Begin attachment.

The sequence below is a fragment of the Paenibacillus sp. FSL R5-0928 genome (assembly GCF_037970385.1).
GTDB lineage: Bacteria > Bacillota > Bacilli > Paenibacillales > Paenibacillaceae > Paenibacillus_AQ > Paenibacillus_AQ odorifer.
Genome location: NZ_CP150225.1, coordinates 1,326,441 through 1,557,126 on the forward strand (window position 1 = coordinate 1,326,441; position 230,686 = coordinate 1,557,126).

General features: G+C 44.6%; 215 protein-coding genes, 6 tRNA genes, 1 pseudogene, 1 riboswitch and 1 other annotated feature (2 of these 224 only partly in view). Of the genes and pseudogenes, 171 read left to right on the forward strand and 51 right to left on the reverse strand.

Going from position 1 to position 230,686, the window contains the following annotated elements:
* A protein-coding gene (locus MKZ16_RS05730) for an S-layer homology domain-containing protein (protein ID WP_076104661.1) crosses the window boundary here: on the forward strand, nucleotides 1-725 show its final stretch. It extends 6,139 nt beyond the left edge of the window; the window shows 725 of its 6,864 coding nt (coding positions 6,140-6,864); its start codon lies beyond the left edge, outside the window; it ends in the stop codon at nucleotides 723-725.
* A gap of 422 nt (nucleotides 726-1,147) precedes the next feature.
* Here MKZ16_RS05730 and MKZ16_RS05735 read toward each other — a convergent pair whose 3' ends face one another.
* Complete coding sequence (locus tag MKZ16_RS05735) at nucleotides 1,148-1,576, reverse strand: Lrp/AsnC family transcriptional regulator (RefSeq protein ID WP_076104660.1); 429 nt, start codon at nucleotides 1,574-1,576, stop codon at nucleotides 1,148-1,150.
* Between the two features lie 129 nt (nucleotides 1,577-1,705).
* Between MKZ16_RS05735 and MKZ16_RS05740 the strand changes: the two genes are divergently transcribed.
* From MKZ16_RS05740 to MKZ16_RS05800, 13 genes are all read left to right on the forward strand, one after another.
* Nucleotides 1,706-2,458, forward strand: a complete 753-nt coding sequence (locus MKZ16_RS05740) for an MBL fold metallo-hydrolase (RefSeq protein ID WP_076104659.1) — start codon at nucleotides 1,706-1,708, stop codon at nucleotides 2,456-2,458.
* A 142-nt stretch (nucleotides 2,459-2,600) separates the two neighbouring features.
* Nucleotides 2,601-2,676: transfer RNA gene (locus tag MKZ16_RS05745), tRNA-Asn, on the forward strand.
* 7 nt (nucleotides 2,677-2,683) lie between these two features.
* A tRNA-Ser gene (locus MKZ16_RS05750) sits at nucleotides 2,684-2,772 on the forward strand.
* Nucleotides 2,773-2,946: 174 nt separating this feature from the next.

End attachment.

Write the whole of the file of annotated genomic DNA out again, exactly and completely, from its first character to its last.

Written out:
The sequence below is a fragment of the Paenibacillus sp. FSL R5-0928 genome (assembly GCF_037970385.1).
GTDB lineage: Bacteria > Bacillota > Bacilli > Paenibacillales > Paenibacillaceae > Paenibacillus_AQ > Paenibacillus_AQ odorifer.
Genome location: NZ_CP150225.1, coordinates 1,326,441 through 1,557,126 on the forward strand (window position 1 = coordinate 1,326,441; position 230,686 = coordinate 1,557,126).

General features: G+C 44.6%; 215 protein-coding genes, 6 tRNA genes, 1 pseudogene, 1 riboswitch and 1 other annotated feature (2 of these 224 only partly in view). Of the genes and pseudogenes, 171 read left to right on the forward strand and 51 right to left on the reverse strand.

Going from position 1 to position 230,686, the window contains the following annotated elements:
* A protein-coding gene (locus MKZ16_RS05730) for an S-layer homology domain-containing protein (protein ID WP_076104661.1) crosses the window boundary here: on the forward strand, nucleotides 1-725 show its final stretch. It extends 6,139 nt beyond the left edge of the window; the window shows 725 of its 6,864 coding nt (coding positions 6,140-6,864); its start codon lies beyond the left edge, outside the window; it ends in the stop codon at nucleotides 723-725.
* A gap of 422 nt (nucleotides 726-1,147) precedes the next feature.
* Here MKZ16_RS05730 and MKZ16_RS05735 read toward each other — a convergent pair whose 3' ends face one another.
* Complete coding sequence (locus tag MKZ16_RS05735) at nucleotides 1,148-1,576, reverse strand: Lrp/AsnC family transcriptional regulator (RefSeq protein ID WP_076104660.1); 429 nt, start codon at nucleotides 1,574-1,576, stop codon at nucleotides 1,148-1,150.
* Between the two features lie 129 nt (nucleotides 1,577-1,705).
* Between MKZ16_RS05735 and MKZ16_RS05740 the strand changes: the two genes are divergently transcribed.
* From MKZ16_RS05740 to MKZ16_RS05800, 13 genes are all read left to right on the forward strand, one after another.
* Nucleotides 1,706-2,458, forward strand: a complete 753-nt coding sequence (locus MKZ16_RS05740) for an MBL fold metallo-hydrolase (RefSeq protein ID WP_076104659.1) — start codon at nucleotides 1,706-1,708, stop codon at nucleotides 2,456-2,458.
* A 142-nt stretch (nucleotides 2,459-2,600) separates the two neighbouring features.
* Nucleotides 2,601-2,676: transfer RNA gene (locus tag MKZ16_RS05745), tRNA-Asn, on the forward strand.
* 7 nt (nucleotides 2,677-2,683) lie between these two features.
* A tRNA-Ser gene (locus MKZ16_RS05750) sits at nucleotides 2,684-2,772 on the forward strand.
* Nucleotides 2,773-2,946: 174 nt separating this feature from the next.